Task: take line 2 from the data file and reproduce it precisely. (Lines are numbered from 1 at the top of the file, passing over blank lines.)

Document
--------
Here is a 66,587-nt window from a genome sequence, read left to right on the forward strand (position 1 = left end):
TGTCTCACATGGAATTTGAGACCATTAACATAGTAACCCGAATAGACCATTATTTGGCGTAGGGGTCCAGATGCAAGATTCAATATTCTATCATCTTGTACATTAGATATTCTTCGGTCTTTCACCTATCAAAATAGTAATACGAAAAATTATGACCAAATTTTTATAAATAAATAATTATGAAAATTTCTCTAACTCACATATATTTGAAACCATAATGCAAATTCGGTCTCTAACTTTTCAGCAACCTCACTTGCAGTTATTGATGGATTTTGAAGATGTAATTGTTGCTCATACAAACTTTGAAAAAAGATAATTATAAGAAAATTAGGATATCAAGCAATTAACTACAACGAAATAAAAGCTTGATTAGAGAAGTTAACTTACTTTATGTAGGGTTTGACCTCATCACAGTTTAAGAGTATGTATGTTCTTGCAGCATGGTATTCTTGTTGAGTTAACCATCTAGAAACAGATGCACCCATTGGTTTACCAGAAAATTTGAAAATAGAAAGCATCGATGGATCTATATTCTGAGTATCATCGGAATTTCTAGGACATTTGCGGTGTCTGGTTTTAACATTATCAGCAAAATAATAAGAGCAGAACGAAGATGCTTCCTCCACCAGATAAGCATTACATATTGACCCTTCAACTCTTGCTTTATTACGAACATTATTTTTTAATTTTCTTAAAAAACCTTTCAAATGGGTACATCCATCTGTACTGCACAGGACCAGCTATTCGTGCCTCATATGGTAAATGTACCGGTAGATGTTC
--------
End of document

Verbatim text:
TGTCTCACATGGAATTTGAGACCATTAACATAGTAACCCGAATAGACCATTATTTGGCGTAGGGGTCCAGATGCAAGATTCAATATTCTATCATCTTGTACATTAGATATTCTTCGGTCTTTCACCTATCAAAATAGTAATACGAAAAATTATGACCAAATTTTTATAAATAAATAATTATGAAAATTTCTCTAACTCACATATATTTGAAACCATAATGCAAATTCGGTCTCTAACTTTTCAGCAACCTCACTTGCAGTTATTGATGGATTTTGAAGATGTAATTGTTGCTCATACAAACTTTGAAAAAAGATAATTATAAGAAAATTAGGATATCAAGCAATTAACTACAACGAAATAAAAGCTTGATTAGAGAAGTTAACTTACTTTATGTAGGGTTTGACCTCATCACAGTTTAAGAGTATGTATGTTCTTGCAGCATGGTATTCTTGTTGAGTTAACCATCTAGAAACAGATGCACCCATTGGTTTACCAGAAAATTTGAAAATAGAAAGCATCGATGGATCTATATTCTGAGTATCATCGGAATTTCTAGGACATTTGCGGTGTCTGGTTTTAACATTATCAGCAAAATAATAAGAGCAGAACGAAGATGCTTCCTCCACCAGATAAGCATTACATATTGACCCTTCAACTCTTGCTTTATTACGAACATTATTTTTTAATTTTCTTAAAAAACCTTTCAAATGGGTACATCCATCTGTACTGCACAGGACCAGCTATTCGTGCCTCATATGGTAAATGTACCGGTAGATGTTC